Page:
The days of frenzied sales with waived inspections might be behind us as buyers regain a bit of bargaining power. According to a new survey, 92% of people who sold their home within the last year accepted some buyer-friendly terms and 41% accepted some contingencies to entice buyers into signing contracts.

Additionally, among those surveyed, the number of buyers asking for repairs based on the inspection results more than doubled in recent months and the number of sellers refusing to make repairs dropped to zero. Whether it be financing, timing, repairs or flexibility, the art of negotiation is returning to the housing market. surveyed 449 people who sold their home within the last 12 months. To highlight the shifting market, responses were collected based on how long ago the home sold.

“Our survey shows that the overheated housing market of the past two years, which predominantly favored sellers, is beginning to regain a sense of normalcy, which is welcome news for home buyers,” said George Ratiu,’s manager of economic research. “The combination of higher mortgage rates and prices have noticeably cooled demand over the first half of the year. In addition, as more homeowners have been listing their properties, rising inventory is motivating more of them to resort to price cuts in order to successfully close transactions. At the same time, even as we are seeing a shift toward a more buyer-friendly market, it’s worth noting that the majority of recent sellers are still satisfied with the outcome of their home sale.”

Room for negotiation

Despite the extremely competitive housing market of the past several years, the survey suggests that negotiation is back on the table – for price and contract terms. Homes that sold at or above-asking price peaked at 82% in February and March of 2022 when mortgage rates were below 4% and dropped to 69% for homes that sold within the last month when rates hovered near 6%. By contrast, the share of sellers who sold below asking price jumped from 18% in February and March 2022 to 31% for those sold within the last month.

Additionally, 92% of all recent sellers accepted some buyer-friendly terms. Those included:

  • 41% Accepted some contingencies in the contract (appraisal, home inspection, home sale, financing, etc.)
  • 32% Dropped the price because the home didn’t meet appraisal
  • 32% Paid for some or all of the buyer’s closing costs
  • 30% Had to be flexible on the ideal timeline for closing
  • 29% Paid for repairs to the home after the appraisal
  • 28% Were not able to rent the home back after closing despite asking to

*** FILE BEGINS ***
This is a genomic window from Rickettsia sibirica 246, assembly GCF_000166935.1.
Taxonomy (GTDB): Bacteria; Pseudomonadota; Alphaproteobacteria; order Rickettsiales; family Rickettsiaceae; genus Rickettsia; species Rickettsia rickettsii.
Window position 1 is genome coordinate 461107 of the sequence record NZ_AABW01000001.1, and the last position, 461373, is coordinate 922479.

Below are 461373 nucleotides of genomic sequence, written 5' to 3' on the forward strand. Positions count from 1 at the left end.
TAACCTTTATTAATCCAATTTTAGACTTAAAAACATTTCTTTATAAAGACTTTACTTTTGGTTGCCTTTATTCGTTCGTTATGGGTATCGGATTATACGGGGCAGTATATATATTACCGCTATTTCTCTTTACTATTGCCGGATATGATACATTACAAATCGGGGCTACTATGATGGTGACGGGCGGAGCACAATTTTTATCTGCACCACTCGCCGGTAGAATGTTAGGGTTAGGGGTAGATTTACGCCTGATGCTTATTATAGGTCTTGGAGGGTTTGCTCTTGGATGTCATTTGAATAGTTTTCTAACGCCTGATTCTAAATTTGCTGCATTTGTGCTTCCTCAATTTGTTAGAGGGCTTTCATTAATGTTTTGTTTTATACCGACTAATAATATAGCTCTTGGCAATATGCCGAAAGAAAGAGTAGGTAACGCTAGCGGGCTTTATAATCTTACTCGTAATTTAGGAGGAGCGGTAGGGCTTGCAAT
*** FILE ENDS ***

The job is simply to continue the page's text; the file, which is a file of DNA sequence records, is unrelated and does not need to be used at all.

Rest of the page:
Inspections and repairs make a comeback

A professional home inspection is always a good idea for home buyers, but during the housing market’s peak, many buyers waived this important step to be competitive with their offer. Of those who sold within the last month, 95% reported that the buyer requested a home inspection, up from 82% of those who sold 6-12 months ago. More than twice as many buyers of homes that sold in the last month asked for repairs as a result of the home inspection (67%) compared to homes that sold 6-12 months ago (31%).The number of surveyed sellers who refused to pay for any repairs during that time dropped from 8% to zero.

Nearly all respondents (95%) who sold their home in the last month made some updates or repairs to the property prior to listing, compared to 71% who sold 6-12 months ago. The average amount that recent sellers spent on repairs prior to listing was $14,163.

Not all bad news for sellers

Despite the shifting market, homes are continuing to sell quickly. In fact, 22% of people who sold within the past month said that their home went under contract in less than a week. This is up from 14% of people who sold six to 12 months ago. Additionally, 92% of people who sold their home in the past month were satisfied with the overall outcome of their home sale, down slightly from the 98% who were satisfied six to 12 months ago. Nearly half (46%) of sellers in the last month were satisfied with the price of their home sale, compared to 72% of those who sold six to 12 months ago.

Changing needs motivate sellers

After two years of the pandemic, sellers’ needs have changed, prompting a search for another home. Of those who sold within the last year:

  • 31% were looking for different amenities/features
  • 29% found that the home no longer met the needs of their families
  • 26% needed a home office for remote work
  • 23% wanted to live closer to family and friends
  • 20% felt they bought their home in a hurry and/or panic and decided it was not the right home for them
  • 17% no longer needed to live near an office

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